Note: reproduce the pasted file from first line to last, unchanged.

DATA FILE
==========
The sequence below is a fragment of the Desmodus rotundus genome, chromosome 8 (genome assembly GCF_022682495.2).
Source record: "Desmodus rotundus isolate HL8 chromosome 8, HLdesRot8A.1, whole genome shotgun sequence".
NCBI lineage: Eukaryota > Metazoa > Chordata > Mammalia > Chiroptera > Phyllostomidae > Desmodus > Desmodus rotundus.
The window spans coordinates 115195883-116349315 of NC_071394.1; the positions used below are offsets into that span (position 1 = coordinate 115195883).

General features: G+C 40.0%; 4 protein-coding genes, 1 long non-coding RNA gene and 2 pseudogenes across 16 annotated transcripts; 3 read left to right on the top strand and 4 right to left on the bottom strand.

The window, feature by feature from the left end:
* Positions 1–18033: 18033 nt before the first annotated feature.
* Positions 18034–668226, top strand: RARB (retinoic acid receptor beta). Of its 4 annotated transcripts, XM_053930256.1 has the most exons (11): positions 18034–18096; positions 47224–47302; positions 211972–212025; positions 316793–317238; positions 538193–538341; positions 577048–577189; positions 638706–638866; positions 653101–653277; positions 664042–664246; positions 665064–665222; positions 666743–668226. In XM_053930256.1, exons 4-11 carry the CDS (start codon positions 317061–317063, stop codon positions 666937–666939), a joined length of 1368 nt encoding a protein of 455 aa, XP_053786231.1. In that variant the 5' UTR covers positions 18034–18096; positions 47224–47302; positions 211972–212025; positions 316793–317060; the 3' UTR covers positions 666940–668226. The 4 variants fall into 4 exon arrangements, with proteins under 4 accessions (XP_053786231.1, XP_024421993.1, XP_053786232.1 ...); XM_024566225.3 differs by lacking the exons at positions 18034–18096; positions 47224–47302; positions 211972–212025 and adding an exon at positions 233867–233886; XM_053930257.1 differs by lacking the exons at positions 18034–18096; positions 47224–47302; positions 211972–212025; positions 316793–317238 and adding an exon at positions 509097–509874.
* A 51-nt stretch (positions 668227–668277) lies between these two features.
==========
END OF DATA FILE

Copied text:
The sequence below is a fragment of the Desmodus rotundus genome, chromosome 8 (genome assembly GCF_022682495.2).
Source record: "Desmodus rotundus isolate HL8 chromosome 8, HLdesRot8A.1, whole genome shotgun sequence".
NCBI lineage: Eukaryota > Metazoa > Chordata > Mammalia > Chiroptera > Phyllostomidae > Desmodus > Desmodus rotundus.
The window spans coordinates 115195883-116349315 of NC_071394.1; the positions used below are offsets into that span (position 1 = coordinate 115195883).

General features: G+C 40.0%; 4 protein-coding genes, 1 long non-coding RNA gene and 2 pseudogenes across 16 annotated transcripts; 3 read left to right on the top strand and 4 right to left on the bottom strand.

The window, feature by feature from the left end:
* Positions 1–18033: 18033 nt before the first annotated feature.
* Positions 18034–668226, top strand: RARB (retinoic acid receptor beta). Of its 4 annotated transcripts, XM_053930256.1 has the most exons (11): positions 18034–18096; positions 47224–47302; positions 211972–212025; positions 316793–317238; positions 538193–538341; positions 577048–577189; positions 638706–638866; positions 653101–653277; positions 664042–664246; positions 665064–665222; positions 666743–668226. In XM_053930256.1, exons 4-11 carry the CDS (start codon positions 317061–317063, stop codon positions 666937–666939), a joined length of 1368 nt encoding a protein of 455 aa, XP_053786231.1. In that variant the 5' UTR covers positions 18034–18096; positions 47224–47302; positions 211972–212025; positions 316793–317060; the 3' UTR covers positions 666940–668226. The 4 variants fall into 4 exon arrangements, with proteins under 4 accessions (XP_053786231.1, XP_024421993.1, XP_053786232.1 ...); XM_024566225.3 differs by lacking the exons at positions 18034–18096; positions 47224–47302; positions 211972–212025 and adding an exon at positions 233867–233886; XM_053930257.1 differs by lacking the exons at positions 18034–18096; positions 47224–47302; positions 211972–212025; positions 316793–317238 and adding an exon at positions 509097–509874.
* A 51-nt stretch (positions 668227–668277) lies between these two features.